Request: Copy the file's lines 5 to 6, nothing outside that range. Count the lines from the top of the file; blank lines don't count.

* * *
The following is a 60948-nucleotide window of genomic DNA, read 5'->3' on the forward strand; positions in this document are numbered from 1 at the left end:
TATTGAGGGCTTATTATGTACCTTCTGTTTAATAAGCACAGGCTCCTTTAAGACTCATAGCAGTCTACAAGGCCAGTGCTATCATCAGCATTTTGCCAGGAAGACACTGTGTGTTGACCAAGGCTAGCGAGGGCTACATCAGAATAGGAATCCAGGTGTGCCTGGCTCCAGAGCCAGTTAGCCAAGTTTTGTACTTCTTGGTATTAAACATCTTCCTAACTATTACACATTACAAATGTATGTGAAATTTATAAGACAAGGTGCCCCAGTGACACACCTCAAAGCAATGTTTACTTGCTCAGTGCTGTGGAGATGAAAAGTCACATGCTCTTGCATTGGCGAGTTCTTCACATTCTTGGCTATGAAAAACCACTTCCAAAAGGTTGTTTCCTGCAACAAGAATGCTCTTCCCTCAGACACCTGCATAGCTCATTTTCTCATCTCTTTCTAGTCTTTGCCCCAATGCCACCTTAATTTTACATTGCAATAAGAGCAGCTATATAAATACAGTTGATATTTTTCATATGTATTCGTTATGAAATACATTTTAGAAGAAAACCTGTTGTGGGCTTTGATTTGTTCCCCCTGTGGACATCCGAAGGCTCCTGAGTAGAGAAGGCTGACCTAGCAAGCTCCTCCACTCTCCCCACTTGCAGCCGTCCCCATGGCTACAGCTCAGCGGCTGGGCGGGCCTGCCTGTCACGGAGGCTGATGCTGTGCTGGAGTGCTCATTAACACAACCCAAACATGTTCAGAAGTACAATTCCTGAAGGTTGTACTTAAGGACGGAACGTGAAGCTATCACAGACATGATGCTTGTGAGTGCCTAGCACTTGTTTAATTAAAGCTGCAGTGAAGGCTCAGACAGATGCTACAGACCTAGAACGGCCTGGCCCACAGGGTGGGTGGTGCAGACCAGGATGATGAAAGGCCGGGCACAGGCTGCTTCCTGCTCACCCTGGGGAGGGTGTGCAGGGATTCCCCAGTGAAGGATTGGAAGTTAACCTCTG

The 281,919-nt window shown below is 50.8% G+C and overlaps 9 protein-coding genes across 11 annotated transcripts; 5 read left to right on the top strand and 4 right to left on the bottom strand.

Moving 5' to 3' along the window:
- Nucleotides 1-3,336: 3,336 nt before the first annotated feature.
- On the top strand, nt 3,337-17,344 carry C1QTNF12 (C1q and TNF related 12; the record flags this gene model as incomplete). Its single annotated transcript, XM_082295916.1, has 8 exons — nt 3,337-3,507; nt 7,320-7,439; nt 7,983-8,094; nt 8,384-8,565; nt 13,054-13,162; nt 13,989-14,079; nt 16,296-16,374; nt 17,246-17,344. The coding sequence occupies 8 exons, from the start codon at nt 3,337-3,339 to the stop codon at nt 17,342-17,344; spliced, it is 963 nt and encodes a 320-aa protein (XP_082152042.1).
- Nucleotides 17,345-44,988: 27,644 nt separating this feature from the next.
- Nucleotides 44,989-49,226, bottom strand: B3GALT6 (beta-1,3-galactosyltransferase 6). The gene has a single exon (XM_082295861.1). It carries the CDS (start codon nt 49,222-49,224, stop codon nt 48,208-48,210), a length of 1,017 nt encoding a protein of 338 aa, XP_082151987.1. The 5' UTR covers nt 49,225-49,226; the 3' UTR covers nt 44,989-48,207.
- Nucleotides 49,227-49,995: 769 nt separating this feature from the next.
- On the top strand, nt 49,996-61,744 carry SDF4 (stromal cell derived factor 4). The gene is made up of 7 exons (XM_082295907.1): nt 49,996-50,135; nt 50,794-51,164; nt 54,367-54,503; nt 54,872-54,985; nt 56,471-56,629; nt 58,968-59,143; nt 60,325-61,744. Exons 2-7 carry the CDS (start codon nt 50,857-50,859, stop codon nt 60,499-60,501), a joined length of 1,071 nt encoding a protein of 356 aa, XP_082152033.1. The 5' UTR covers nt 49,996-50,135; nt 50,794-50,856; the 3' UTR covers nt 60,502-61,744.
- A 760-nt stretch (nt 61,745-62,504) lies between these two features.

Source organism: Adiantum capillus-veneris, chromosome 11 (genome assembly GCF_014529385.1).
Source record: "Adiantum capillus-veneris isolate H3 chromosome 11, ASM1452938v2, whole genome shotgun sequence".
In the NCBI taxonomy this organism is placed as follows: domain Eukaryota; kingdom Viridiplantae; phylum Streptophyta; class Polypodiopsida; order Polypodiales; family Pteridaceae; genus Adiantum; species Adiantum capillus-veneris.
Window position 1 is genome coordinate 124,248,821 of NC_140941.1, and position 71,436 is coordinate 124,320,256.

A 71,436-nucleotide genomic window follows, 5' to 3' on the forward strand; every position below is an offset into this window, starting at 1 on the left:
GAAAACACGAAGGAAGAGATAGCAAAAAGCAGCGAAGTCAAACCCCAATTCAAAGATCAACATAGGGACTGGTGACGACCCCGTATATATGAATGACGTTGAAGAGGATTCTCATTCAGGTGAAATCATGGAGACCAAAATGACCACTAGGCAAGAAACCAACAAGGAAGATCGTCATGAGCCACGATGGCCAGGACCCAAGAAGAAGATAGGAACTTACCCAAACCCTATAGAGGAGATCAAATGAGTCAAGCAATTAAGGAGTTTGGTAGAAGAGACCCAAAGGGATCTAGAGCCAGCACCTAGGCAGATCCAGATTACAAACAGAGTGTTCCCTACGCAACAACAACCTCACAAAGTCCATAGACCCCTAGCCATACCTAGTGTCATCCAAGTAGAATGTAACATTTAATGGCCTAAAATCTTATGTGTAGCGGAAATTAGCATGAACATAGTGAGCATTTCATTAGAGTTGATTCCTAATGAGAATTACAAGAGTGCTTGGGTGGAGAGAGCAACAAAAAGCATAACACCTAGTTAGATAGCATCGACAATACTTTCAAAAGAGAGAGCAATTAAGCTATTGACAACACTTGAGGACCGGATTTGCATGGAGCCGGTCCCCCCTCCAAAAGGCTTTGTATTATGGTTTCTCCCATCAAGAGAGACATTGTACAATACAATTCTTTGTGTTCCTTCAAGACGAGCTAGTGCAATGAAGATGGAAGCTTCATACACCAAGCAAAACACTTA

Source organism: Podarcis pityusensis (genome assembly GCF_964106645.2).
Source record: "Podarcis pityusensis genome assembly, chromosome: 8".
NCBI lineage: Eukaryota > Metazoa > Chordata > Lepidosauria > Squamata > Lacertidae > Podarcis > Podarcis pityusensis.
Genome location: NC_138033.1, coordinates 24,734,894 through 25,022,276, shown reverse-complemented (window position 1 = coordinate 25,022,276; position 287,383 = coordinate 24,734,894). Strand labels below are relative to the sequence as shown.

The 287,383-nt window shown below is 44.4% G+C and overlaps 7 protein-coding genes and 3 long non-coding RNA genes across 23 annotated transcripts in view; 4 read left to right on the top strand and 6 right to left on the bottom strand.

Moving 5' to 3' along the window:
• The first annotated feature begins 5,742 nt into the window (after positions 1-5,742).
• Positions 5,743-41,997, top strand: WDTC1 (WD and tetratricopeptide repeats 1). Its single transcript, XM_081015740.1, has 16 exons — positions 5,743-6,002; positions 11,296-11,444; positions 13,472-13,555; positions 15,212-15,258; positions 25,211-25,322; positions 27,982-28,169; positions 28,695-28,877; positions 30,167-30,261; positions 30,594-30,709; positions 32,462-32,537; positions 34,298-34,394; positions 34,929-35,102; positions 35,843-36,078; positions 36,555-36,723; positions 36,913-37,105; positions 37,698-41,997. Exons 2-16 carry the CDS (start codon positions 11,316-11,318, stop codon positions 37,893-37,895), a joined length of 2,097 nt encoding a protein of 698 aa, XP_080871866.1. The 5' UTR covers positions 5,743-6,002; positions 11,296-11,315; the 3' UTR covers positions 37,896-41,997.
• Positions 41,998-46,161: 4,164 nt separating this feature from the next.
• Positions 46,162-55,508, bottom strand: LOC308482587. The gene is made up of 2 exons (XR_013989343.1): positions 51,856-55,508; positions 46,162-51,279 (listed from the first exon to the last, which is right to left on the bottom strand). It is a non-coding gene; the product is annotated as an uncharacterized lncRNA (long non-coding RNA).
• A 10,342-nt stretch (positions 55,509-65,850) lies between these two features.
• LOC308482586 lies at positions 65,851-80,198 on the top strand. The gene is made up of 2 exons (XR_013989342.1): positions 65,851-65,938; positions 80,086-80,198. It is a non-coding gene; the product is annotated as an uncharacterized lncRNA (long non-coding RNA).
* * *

- Nucleotides 1-3,336: 3,336 nt before the first annotated feature.
- On the top strand, nt 3,337-17,344 carry C1QTNF12 (C1q and TNF related 12; the record flags this gene model as incomplete). Its single annotated transcript, XM_082295916.1, has 8 exons — nt 3,337-3,507; nt 7,320-7,439; nt 7,983-8,094; nt 8,384-8,565; nt 13,054-13,162; nt 13,989-14,079; nt 16,296-16,374; nt 17,246-17,344. The coding sequence occupies 8 exons, from the start codon at nt 3,337-3,339 to the stop codon at nt 17,342-17,344; spliced, it is 963 nt and encodes a 320-aa protein (XP_082152042.1).